We offer the following recommendations to further catalyze this process and urge federal policymakers to:

1.  Encourage experimentation in competency-based education that leverages the four elements of disruptive innovation. The impending reauthorization of the Higher Education Act provides an opportunity to modify the statute to encourage demonstration projects and experimental sites. We could use a clinical-trials model similar to the Food and Drug Administration, in which students would be informed that they were involved in an experimental educational offering and would thus get discounted tuition to participate.

2.  Survey state-level legislation and initiatives, in particular in K-12 online initiatives, to catalogue what policy and regulatory approaches to technology-enabled, competency-based learning may be applicable to postsecondary education.One area to look at would be how are the pilot states in the Shared Learning Collaborative aligning state purchasing requirements to allow for cooperative purchasing? And how is this process being used in postsecondary education, in particular with gateway college courses?A clearinghouse of this type of information could be made available through one of the initiatives named above.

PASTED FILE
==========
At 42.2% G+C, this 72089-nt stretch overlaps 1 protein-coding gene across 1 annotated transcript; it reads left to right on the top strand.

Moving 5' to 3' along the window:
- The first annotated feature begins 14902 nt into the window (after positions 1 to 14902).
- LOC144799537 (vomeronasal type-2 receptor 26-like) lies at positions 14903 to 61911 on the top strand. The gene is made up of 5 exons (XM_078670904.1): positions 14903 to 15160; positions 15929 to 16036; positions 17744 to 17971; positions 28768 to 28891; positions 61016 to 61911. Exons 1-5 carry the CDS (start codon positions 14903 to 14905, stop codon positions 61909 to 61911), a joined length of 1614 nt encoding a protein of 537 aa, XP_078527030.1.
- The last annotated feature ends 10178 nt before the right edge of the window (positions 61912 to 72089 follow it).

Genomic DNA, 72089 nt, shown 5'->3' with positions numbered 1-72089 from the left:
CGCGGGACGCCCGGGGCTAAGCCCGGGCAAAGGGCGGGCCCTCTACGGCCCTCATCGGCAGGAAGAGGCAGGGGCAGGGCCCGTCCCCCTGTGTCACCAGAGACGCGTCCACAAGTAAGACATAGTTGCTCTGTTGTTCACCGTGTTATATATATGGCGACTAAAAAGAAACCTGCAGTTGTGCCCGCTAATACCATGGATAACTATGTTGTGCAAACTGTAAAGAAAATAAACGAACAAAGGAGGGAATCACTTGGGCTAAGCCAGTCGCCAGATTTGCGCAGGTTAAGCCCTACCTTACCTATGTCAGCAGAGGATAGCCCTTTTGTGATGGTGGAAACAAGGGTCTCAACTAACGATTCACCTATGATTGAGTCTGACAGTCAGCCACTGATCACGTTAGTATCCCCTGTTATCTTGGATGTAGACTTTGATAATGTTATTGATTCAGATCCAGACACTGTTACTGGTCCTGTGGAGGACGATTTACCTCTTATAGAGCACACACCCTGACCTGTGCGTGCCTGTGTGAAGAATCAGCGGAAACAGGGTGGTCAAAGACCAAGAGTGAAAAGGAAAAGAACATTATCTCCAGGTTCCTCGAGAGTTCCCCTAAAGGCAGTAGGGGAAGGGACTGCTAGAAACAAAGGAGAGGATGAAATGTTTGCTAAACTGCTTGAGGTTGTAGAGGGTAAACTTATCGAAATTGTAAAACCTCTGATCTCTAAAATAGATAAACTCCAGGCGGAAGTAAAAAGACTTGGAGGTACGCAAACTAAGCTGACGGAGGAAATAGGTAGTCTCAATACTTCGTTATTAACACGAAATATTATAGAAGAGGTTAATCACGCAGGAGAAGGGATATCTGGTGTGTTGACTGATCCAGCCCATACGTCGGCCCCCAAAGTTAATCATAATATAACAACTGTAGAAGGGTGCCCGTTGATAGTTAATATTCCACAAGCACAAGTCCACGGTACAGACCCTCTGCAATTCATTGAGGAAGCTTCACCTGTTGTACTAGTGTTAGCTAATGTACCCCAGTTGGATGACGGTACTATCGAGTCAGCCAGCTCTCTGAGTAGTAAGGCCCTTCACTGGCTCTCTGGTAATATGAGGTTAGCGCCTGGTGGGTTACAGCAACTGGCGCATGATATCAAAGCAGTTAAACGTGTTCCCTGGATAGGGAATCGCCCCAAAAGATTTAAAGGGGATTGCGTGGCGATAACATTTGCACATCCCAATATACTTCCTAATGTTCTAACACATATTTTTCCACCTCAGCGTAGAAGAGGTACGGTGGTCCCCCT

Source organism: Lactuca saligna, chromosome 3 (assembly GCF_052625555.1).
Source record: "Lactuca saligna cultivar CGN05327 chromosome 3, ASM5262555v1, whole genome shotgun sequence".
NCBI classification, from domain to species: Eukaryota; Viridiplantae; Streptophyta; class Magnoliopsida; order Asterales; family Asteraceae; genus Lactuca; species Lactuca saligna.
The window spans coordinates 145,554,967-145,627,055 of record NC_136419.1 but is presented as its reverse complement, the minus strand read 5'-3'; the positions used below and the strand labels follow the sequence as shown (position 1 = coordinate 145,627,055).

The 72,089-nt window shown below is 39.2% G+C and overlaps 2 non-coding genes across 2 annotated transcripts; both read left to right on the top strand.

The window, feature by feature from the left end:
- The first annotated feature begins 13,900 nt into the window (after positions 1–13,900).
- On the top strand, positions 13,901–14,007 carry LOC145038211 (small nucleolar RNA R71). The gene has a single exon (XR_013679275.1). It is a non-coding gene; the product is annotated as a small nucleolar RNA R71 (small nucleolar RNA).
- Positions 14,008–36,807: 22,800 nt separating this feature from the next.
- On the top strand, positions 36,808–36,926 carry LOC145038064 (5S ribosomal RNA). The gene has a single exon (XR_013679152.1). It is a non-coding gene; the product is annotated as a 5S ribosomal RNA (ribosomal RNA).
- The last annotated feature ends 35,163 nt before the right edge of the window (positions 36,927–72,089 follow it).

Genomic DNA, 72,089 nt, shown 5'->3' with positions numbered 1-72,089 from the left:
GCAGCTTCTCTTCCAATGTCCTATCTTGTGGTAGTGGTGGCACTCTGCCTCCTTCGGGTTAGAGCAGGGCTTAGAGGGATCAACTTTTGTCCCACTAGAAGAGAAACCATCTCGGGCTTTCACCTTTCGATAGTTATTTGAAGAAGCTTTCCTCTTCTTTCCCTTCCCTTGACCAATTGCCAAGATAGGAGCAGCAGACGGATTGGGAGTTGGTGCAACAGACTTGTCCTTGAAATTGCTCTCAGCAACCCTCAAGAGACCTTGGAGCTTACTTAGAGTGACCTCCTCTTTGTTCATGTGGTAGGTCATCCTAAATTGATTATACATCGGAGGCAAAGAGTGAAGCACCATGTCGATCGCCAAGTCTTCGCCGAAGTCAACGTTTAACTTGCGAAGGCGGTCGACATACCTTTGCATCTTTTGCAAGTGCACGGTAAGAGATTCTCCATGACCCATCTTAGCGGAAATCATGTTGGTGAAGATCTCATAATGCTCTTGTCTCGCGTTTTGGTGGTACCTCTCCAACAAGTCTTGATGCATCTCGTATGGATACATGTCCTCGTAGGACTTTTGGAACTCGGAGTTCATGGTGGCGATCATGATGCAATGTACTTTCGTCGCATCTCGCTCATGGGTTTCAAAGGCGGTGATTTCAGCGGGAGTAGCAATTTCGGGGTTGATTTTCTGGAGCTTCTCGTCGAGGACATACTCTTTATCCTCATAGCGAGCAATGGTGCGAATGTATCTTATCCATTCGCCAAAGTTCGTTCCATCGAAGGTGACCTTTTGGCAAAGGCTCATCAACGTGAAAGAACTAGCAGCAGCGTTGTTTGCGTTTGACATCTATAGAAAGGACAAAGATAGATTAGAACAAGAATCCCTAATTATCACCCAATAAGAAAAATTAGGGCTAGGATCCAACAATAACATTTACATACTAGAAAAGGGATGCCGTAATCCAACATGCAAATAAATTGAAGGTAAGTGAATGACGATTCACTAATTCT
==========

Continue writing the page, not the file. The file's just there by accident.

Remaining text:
3.  Hold a convening of business and postsecondary education leaders to discuss the value of competency-based education to all stakeholders to promote leadership and build consensus on how to move the work forward.

Competency-based education could be the key to providing quality, postsecondary education to millions of Americans at a lower cost. But this transition will require policymakers, institution leaders, and other stakeholders to manage innovation in the sector in ways that respect the strengths of traditional colleges and universities yet help build the business models and value networks necessary for scaled change.

Louis Soares is a Senior Fellow at the Center for American Progress.

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Louis Soares